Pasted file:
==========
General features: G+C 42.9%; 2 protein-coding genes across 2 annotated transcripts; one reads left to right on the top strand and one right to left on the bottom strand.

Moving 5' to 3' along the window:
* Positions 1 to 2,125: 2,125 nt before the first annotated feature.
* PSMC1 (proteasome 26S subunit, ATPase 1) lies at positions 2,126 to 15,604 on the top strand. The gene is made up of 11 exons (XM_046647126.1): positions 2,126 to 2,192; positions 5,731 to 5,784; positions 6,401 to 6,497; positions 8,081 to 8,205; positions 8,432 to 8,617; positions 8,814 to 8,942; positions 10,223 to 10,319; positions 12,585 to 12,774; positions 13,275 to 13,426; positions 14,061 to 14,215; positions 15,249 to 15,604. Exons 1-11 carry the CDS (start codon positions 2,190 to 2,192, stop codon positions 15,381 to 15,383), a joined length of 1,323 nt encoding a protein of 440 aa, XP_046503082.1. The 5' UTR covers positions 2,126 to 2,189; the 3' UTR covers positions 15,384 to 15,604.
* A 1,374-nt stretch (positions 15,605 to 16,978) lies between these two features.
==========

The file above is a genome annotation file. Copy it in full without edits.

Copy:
General features: G+C 42.9%; 2 protein-coding genes across 2 annotated transcripts; one reads left to right on the top strand and one right to left on the bottom strand.

Moving 5' to 3' along the window:
* Positions 1 to 2,125: 2,125 nt before the first annotated feature.
* PSMC1 (proteasome 26S subunit, ATPase 1) lies at positions 2,126 to 15,604 on the top strand. The gene is made up of 11 exons (XM_046647126.1): positions 2,126 to 2,192; positions 5,731 to 5,784; positions 6,401 to 6,497; positions 8,081 to 8,205; positions 8,432 to 8,617; positions 8,814 to 8,942; positions 10,223 to 10,319; positions 12,585 to 12,774; positions 13,275 to 13,426; positions 14,061 to 14,215; positions 15,249 to 15,604. Exons 1-11 carry the CDS (start codon positions 2,190 to 2,192, stop codon positions 15,381 to 15,383), a joined length of 1,323 nt encoding a protein of 440 aa, XP_046503082.1. The 5' UTR covers positions 2,126 to 2,189; the 3' UTR covers positions 15,384 to 15,604.
* A 1,374-nt stretch (positions 15,605 to 16,978) lies between these two features.